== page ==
Riddle me this:

Employee sues her boss for sexual harassment. Case settles for $127,500, and she has to agree to confidentiality and non-disparagement.

About nine years later, boss becomes an internet pariah for allegedly poaching a beautiful and beloved lion in Zimbabwe. Somebody in the media finds out about the sexual harassment settlement (how’d they do that, if it was confidential?). Media rep contacts ex-employee, who says that her lawyer has told her she can’t talk about the settlement, but . . .!

She does say this:

“You know I only keep in contact with a couple of people there [at boss’s office] and neither of them really want to be part of this . . .. They don’t want to be a part of who he’s become.”

“I have actually already been told by my lawyer that I can’t say anything.”

“This is huge isn’t it? It’s amazing how big this has become. Karma is a bitch – that’s all I have to say.”

If the boss ever comes out of hiding, can he sue his ex-employee to get his $127,500 back?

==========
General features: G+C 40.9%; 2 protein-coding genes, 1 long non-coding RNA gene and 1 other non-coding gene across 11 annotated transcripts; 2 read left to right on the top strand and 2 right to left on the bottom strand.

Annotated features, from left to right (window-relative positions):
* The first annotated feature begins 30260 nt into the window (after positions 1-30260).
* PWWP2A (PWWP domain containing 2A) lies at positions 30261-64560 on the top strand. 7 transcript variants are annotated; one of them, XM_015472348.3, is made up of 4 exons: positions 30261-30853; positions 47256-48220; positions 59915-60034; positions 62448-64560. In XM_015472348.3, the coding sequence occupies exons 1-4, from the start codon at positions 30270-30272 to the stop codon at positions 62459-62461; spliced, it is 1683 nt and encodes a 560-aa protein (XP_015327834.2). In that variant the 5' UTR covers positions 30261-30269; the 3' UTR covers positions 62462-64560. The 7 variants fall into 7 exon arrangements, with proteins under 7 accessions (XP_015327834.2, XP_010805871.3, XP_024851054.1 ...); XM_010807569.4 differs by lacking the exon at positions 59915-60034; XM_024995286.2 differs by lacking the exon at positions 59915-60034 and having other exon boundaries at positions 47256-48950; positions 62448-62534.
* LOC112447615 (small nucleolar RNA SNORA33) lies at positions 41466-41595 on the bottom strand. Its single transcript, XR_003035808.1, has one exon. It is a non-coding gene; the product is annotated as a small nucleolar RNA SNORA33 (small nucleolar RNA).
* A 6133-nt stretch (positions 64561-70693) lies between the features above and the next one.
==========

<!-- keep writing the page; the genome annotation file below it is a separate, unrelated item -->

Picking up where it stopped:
Robin Shea is a Partner with the law firm of Constangy, Brooks, Smith & Prophete, LLP and has more than 20 years’ experience in employment litigation, including Title VII and the Age Discrimination in Employment Act, the Americans with Disabilities Act (including the Amendments Act), the Genetic Information Non-Discrimination Act, the Equal Pay Act, and the Family and Medical Leave Act; and class and collective actions under the Fair Labor Standards Act and state wage-hour laws; defense of audits by the Office of Federal Contract Compliance Programs; and labor relations. She conducts training for human resources professionals, management, and employees on a wide variety of topics.


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